Mike Bullmore, The Gospel and Scripture: How to Read the Bible  (The Gospel Coalition Booklets; Wheaton: Crossway, 2011), 16–17 (formatting added):

The Bible is endlessly interesting because it is God’s story, and God by nature is himself endlessly interesting. . . .

There are actually many methods of reading the Bible, and because the Bible is inexhaustible, many methods can prove fruitful. However, we are not so much concerned here with what might be called “methods” as we are with what we can call “approaches.” Two main approaches to the Bible usefully unlock its treasure, which is the gospel.

  1. Reading the Bible as Continuous Narrative (or History) . . . .
  2. Reading the Bible as a Compendium of God-Inspired Perspectives (or Theology) . . . .

Whichever of these two ways the Bible is read, its message is the same. Continue Reading…

Kenneth Berding, Walking in the Spirit  (Wheaton: Crossway, 2011), 48–51:

[P]utting to death the deeds of the body is active. There is no passivity here.

I grew up in a church setting that was into “higher life” teaching. This teaching goes by many different names, including “victorious Christian living,” “the exchanged life,” and “the crucified life.” A particular stream of higher life teaching that continues to be influential is known as the Keswick Movement (pronounced KES-ik), named after an annual Bible conference that has been taking place in Keswick, England, each year since the late nineteenth century. One key aspect of higher life teaching is probably traceable even further back to a movement referred to as Quietism, which was popular in Italy, France, and Spain during the seventeenth century. If you aren’t familiar with any of these labels, it is still likely that you are familiar with a slogan that gets used in connection with various strands of this teaching: “Let Go and Let God.” Said differently, the key to the Christian life is to “let go of reliance on yourself and let God do the work in you.” Continue Reading…

This book comes out this month:

Andrew David Naselli and Collin Hansen, eds. Four Views on the Spectrum of Evangelicalism. Counterpoints. Grand Rapids: Zondervan, 2011.

Continue Reading…

Brian Hand, Upright Downtime: Making Wise Choices about Entertainment (Biblical Discernment for Difficult Issues; Greenville, SC: Bob Jones University Press, 2008), 5–6:

Entertainment is not simply an activity that rests the mind, since many forms of leisure exercise the mind to some extent. For example, in arguing the dangers of television, video games, and music, some writers exaggerate the mental atrophy that occurs. While it is true that these media tend to relax the rational and cognitive processes of the mind (the left hemisphere), they actually tend to strengthen the emotional, subjective, and reactive centers of the brain (the right hemisphere).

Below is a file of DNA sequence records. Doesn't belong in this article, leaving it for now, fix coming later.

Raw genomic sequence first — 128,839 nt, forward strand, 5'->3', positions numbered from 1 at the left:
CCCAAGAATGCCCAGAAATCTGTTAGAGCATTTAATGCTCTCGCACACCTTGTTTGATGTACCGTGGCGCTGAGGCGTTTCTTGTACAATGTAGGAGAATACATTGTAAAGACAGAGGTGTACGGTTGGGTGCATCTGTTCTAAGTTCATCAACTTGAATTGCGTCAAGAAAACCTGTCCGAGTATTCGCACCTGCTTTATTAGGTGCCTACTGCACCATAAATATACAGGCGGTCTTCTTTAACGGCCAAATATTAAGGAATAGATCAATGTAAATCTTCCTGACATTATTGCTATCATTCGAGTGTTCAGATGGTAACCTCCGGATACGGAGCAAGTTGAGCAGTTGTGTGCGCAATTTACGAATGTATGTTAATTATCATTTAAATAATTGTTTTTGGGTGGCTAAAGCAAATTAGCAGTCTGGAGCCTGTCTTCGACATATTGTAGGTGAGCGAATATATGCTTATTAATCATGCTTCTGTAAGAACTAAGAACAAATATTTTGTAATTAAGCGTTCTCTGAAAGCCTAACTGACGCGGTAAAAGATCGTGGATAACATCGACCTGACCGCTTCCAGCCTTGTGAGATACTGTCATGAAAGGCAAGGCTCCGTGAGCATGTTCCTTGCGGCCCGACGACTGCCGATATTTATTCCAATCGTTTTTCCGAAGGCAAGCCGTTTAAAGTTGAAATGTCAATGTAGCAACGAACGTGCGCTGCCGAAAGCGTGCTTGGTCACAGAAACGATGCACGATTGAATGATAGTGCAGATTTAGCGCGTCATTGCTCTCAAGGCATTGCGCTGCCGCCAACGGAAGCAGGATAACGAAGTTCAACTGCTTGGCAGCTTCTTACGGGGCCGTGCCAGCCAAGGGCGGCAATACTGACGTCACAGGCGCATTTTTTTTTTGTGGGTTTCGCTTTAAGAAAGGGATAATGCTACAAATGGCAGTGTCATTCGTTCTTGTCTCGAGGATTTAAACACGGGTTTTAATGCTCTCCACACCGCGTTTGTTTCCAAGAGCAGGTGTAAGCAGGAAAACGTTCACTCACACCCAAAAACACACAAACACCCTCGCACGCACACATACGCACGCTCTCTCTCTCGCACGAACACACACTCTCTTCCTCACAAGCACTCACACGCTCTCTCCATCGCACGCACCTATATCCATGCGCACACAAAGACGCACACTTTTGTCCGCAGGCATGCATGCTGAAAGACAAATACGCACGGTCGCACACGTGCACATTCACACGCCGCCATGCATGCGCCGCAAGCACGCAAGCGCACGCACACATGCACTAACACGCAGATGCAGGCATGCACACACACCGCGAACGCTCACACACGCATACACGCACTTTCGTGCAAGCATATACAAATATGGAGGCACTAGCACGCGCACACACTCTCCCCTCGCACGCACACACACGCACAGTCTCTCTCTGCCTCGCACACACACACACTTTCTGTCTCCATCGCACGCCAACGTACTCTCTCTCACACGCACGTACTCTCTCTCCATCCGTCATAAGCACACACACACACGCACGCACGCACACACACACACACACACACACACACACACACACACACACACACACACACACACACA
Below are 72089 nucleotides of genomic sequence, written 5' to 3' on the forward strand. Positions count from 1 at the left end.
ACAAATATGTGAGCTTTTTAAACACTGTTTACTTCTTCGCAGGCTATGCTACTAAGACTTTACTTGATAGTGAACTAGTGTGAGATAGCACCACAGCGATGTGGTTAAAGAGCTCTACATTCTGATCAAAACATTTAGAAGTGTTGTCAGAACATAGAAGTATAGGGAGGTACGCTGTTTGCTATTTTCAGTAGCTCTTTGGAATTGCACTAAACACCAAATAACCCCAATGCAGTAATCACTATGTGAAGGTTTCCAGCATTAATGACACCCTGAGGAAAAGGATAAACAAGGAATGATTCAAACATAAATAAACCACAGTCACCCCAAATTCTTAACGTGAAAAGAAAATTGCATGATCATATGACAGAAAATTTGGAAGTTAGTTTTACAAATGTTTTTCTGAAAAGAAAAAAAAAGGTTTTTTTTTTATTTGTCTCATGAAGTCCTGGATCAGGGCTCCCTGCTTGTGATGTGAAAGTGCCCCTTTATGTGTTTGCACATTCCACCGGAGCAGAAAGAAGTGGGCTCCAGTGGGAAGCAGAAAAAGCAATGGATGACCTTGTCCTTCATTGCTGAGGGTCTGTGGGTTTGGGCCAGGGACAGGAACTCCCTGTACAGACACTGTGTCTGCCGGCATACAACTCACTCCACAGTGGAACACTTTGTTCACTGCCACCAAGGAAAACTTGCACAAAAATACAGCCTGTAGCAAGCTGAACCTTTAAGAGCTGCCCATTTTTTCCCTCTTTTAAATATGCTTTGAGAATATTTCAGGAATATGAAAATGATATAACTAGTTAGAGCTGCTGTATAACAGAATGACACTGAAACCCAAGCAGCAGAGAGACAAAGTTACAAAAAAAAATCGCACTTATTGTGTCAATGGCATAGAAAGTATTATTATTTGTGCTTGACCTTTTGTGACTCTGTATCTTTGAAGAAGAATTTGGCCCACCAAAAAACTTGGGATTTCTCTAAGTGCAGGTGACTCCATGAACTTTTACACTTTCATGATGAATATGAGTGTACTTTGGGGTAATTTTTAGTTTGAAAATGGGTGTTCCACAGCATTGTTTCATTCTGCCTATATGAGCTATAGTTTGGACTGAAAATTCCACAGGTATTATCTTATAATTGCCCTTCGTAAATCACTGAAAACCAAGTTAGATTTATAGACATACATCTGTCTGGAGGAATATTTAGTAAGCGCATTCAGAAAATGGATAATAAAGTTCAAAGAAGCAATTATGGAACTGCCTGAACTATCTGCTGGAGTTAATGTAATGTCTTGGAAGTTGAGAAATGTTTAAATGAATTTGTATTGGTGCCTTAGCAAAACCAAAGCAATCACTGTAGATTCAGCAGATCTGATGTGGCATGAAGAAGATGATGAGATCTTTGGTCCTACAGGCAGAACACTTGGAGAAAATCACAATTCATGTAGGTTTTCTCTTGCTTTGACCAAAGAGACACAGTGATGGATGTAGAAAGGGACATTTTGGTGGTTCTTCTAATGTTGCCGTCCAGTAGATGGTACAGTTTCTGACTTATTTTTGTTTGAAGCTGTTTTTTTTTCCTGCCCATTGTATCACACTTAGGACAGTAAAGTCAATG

I recommended Alex Chediak’s Thriving at College  back in March. It would benefit older high school students, college students, parents, professors, and pastors.

Since it’s back-to-school season, Alex Chediak is giving away ten copies of Thriving at College to pastors and student ministers (with free shipping in the USA). You may enter his drawing by sending him a private note by Monday, September 12. Include “Pastor Giveaway” in the subject line and your church’s mailing address.


Andy Naselli —  September 7, 2011 — 4 Comments

Another debate-book from B&H:

David A. Croteau, ed. Perspectives on Tithing: Four Views. Nashville: Broadman & Holman, 2011. 193 pp.

Here are the four views:

  1. Ken Hemphill and Bobby Eklund, “The Foundations of Giving.” Argument: “Tithing [10%] is the foundational base from which believers can and must be challenged to become grace-givers” (p. 20).
  2. David A. Croteau, “The Post-Tithing View: Giving in the New Covenant.” Argument: “The Levitical tithe, the festival tithe, and the charity tithe are no longer binding on Christians because they are fulfilled” (p. 80). The NT explains how Christians should give (see below).
  3. Reggie Kidd, “Tithing in the New Covenant? ‘Yes’ as Principle, ‘No’ as Casuistry.” Argument: “I do believe, with Hemphill, Eklund, and North, and against Croteau, that the shape of redemption means the principle of tithing carries over into the new covenant era. I believe, with Croteau and against Hemphill, Eklund, and North, that the casuistry of the tithe does not” (p. 56).
  4. Gary North, “The Covenantal Tithe.” Argument: “The tithe is 10 percent of your net income—no more, no less. You should feel guilty if you do not tithe. You should not feel guilty if you do tithe” (p. 51).

Here’s a free PDF of the book’s introduction.

Croteau’s view is most persuasive. Here are two tables from the end of his essay:

Continue Reading…


Andy Naselli —  September 6, 2011 — 3 Comments

Last weekend my wife and I watched the film Courageous, which opens at 900 theaters nationwide on September 30.


About the Film


  1. This is the best of the four films that Sherwood Pictures has produced in terms of filming, acting, and storyline.
  2. It focuses on multiple aspects of fatherhood and depicts that weighty responsibility as a high calling. It makes a strong counter-cultural statement about fathers courageously leading their homes rather than selfishly abdicating their responsibility. Continue Reading…